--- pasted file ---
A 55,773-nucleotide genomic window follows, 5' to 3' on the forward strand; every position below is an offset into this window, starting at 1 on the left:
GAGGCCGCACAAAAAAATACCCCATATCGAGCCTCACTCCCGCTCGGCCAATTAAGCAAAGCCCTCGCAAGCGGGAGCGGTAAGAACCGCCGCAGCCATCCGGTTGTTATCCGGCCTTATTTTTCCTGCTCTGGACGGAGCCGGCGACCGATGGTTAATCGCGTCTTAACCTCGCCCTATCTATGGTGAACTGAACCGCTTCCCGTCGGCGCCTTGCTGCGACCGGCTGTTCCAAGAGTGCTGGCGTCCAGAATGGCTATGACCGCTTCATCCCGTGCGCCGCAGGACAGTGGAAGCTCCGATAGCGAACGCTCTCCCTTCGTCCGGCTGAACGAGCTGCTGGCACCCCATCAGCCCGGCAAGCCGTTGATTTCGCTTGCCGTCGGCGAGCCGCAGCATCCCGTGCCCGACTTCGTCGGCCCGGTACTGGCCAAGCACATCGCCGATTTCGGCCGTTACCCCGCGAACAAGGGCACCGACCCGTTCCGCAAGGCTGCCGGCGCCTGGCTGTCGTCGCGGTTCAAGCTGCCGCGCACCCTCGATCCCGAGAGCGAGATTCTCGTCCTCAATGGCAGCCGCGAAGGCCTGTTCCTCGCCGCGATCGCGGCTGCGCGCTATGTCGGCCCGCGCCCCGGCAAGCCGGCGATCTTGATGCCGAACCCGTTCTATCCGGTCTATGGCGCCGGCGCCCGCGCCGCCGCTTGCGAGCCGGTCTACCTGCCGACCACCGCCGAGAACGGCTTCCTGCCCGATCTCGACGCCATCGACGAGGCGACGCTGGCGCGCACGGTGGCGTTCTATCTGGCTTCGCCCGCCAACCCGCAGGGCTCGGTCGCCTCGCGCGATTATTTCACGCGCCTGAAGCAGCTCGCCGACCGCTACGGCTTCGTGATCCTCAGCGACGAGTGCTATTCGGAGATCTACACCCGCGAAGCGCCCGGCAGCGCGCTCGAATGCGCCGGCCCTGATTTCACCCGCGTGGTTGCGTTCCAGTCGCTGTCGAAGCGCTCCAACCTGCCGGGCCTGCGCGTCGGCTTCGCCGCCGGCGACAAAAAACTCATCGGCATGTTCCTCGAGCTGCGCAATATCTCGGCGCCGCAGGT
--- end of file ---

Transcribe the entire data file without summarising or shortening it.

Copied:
A 55,773-nucleotide genomic window follows, 5' to 3' on the forward strand; every position below is an offset into this window, starting at 1 on the left:
GAGGCCGCACAAAAAAATACCCCATATCGAGCCTCACTCCCGCTCGGCCAATTAAGCAAAGCCCTCGCAAGCGGGAGCGGTAAGAACCGCCGCAGCCATCCGGTTGTTATCCGGCCTTATTTTTCCTGCTCTGGACGGAGCCGGCGACCGATGGTTAATCGCGTCTTAACCTCGCCCTATCTATGGTGAACTGAACCGCTTCCCGTCGGCGCCTTGCTGCGACCGGCTGTTCCAAGAGTGCTGGCGTCCAGAATGGCTATGACCGCTTCATCCCGTGCGCCGCAGGACAGTGGAAGCTCCGATAGCGAACGCTCTCCCTTCGTCCGGCTGAACGAGCTGCTGGCACCCCATCAGCCCGGCAAGCCGTTGATTTCGCTTGCCGTCGGCGAGCCGCAGCATCCCGTGCCCGACTTCGTCGGCCCGGTACTGGCCAAGCACATCGCCGATTTCGGCCGTTACCCCGCGAACAAGGGCACCGACCCGTTCCGCAAGGCTGCCGGCGCCTGGCTGTCGTCGCGGTTCAAGCTGCCGCGCACCCTCGATCCCGAGAGCGAGATTCTCGTCCTCAATGGCAGCCGCGAAGGCCTGTTCCTCGCCGCGATCGCGGCTGCGCGCTATGTCGGCCCGCGCCCCGGCAAGCCGGCGATCTTGATGCCGAACCCGTTCTATCCGGTCTATGGCGCCGGCGCCCGCGCCGCCGCTTGCGAGCCGGTCTACCTGCCGACCACCGCCGAGAACGGCTTCCTGCCCGATCTCGACGCCATCGACGAGGCGACGCTGGCGCGCACGGTGGCGTTCTATCTGGCTTCGCCCGCCAACCCGCAGGGCTCGGTCGCCTCGCGCGATTATTTCACGCGCCTGAAGCAGCTCGCCGACCGCTACGGCTTCGTGATCCTCAGCGACGAGTGCTATTCGGAGATCTACACCCGCGAAGCGCCCGGCAGCGCGCTCGAATGCGCCGGCCCTGATTTCACCCGCGTGGTTGCGTTCCAGTCGCTGTCGAAGCGCTCCAACCTGCCGGGCCTGCGCGTCGGCTTCGCCGCCGGCGACAAAAAACTCATCGGCATGTTCCTCGAGCTGCGCAATATCTCGGCGCCGCAGGT